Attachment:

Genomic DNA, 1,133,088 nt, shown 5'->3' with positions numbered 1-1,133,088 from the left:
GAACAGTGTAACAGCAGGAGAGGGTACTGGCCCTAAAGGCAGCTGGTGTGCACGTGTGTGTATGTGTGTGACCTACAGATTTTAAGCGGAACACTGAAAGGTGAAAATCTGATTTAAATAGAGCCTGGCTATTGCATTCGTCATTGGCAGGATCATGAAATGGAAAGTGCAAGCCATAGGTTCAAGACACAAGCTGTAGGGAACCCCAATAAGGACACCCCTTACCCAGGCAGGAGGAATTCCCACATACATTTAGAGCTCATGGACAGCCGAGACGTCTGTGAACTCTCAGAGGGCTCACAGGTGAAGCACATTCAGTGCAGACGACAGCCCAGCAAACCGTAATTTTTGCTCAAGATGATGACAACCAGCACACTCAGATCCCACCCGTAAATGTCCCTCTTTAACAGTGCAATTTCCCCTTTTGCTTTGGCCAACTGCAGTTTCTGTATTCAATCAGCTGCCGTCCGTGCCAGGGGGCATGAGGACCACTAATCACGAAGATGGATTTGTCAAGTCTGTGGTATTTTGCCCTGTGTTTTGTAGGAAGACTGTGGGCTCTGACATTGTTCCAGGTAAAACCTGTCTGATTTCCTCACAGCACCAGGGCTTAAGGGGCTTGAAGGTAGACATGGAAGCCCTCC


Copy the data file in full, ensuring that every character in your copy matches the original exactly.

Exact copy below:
Genomic DNA, 1,133,088 nt, shown 5'->3' with positions numbered 1-1,133,088 from the left:
GAACAGTGTAACAGCAGGAGAGGGTACTGGCCCTAAAGGCAGCTGGTGTGCACGTGTGTGTATGTGTGTGACCTACAGATTTTAAGCGGAACACTGAAAGGTGAAAATCTGATTTAAATAGAGCCTGGCTATTGCATTCGTCATTGGCAGGATCATGAAATGGAAAGTGCAAGCCATAGGTTCAAGACACAAGCTGTAGGGAACCCCAATAAGGACACCCCTTACCCAGGCAGGAGGAATTCCCACATACATTTAGAGCTCATGGACAGCCGAGACGTCTGTGAACTCTCAGAGGGCTCACAGGTGAAGCACATTCAGTGCAGACGACAGCCCAGCAAACCGTAATTTTTGCTCAAGATGATGACAACCAGCACACTCAGATCCCACCCGTAAATGTCCCTCTTTAACAGTGCAATTTCCCCTTTTGCTTTGGCCAACTGCAGTTTCTGTATTCAATCAGCTGCCGTCCGTGCCAGGGGGCATGAGGACCACTAATCACGAAGATGGATTTGTCAAGTCTGTGGTATTTTGCCCTGTGTTTTGTAGGAAGACTGTGGGCTCTGACATTGTTCCAGGTAAAACCTGTCTGATTTCCTCACAGCACCAGGGCTTAAGGGGCTTGAAGGTAGACATGGAAGCCCTCC